“After nearly 14 years, I am still passionate about Massage Therapy,” says Paul Weston, massage therapy coordinator at Gritman Medical Center in Idaho. Paul has some advice for those considering working in a health care setting.
Read Paul’s story below.
What first attracted you to the massage therapy profession?
I met my wife who is a physical therapist while I was working and living in Saudi Arabia, and she initially piqued my interest in physical medicine. I was also training for my first marathon and a friend introduced me to a sports massage therapist. I discovered that regular sports massage helped me recover from my long training runs a lot quicker.
What has kept you in it?
In my previous life, I was a scaffolding engineer so I refer to my massage therapy career as my “mid-life crisis!” I do consider myself extremely fortunate to have found a second career that I love. Every day and every individual presents their own challenges--I am never bored.
What specific types of education have helped you succeed in your current role?
I graduated from the Colorado Institute of Massage Therapy with dual certifications in massage therapy and neuromuscular therapy. My education also included an internship at a local hospital, so I wasn’t too intimidated when I joined Gritman Medical Center in 2005.
From a clinical point of view, I have found the following combination of training and education to be phenomenally effective: neuromuscular therapy (Judith DeLany), active isolated stretching (Aaron Mattes), and soft tissue telease (Stuart Taws). I am also a Certified Kinesiotaping Practitioner. Clinical documentation and knowledge of current insurance billing practices are also extremely useful tools. I also believe a degree from the “university of life” is helpful!
What advice would you offer other massage therapists looking to establish themselves in a health care setting?
Be professional in appearance and demeanor, and treat everyone with the respect they deserve. Be prepared to demonstrate your knowledge and expertise. Understand your scope of practice, and when to refer to other health care professionals.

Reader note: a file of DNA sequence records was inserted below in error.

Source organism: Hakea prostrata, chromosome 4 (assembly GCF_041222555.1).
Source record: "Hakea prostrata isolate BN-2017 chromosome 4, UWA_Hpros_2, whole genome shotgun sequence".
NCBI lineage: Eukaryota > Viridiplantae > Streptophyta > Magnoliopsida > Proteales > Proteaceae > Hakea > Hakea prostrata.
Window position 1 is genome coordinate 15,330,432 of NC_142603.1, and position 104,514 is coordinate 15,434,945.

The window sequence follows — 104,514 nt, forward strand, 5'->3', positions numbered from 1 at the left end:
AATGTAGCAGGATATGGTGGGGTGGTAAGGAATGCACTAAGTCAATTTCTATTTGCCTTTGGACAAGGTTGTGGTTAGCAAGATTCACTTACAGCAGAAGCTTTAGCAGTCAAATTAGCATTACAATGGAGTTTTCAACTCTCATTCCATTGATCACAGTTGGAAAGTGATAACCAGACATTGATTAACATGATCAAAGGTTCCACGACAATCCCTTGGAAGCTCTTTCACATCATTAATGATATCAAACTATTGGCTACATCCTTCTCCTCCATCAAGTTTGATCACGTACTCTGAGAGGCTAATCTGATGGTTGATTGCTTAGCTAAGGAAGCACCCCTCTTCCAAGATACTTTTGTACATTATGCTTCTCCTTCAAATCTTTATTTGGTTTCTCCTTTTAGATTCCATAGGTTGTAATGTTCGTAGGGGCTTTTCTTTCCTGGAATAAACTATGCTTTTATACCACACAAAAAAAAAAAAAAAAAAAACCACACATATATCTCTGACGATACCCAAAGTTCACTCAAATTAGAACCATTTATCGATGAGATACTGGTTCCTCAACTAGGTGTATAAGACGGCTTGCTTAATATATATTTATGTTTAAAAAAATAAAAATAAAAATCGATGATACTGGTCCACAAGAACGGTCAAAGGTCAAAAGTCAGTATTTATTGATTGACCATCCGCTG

How would you describe your work at the Gritman Medical Center compared to other settings where you may have practiced?
Gritman is unique in the state of Idaho. Our massage therapy department provides outpatient services and complimentary massage therapy to patients in the hospital’s Family Birth Center and Medical/Surgical Units. We also have a satellite office at the University of Idaho, and provide hospice massage through a collaboration with a regional homecare company and the Gritman Foundation.
On a day-to-day basis, the biggest difference I have found between working as a solo practitioner and working at Gritman is the level of support–both professionally and personally. We refer to the Gritman Medical center as the “Gritman family.” Gritman is small enough (25 bed critical access / not-for-profit hospital) where everyone knows and cares about everyone else.
From your experience, what special skills and traits are expected of massage therapists practicing in a health care setting?
Massage therapists are expected to learn the language and terminology. It’s important to constantly work on your communication skills. Flexibility is critical. Hospital-based massage therapy has to flow with the patients’ timetable –not necessarily yours. Be a team player.
What do you think the outlook is for massage therapists looking to practice in health care settings?
The door is opening and the possibilities are endless. More and more health care organizations understand the role that massage therapy can play, either as an adjunct or a stand-alone therapy, to the benefit of their patients.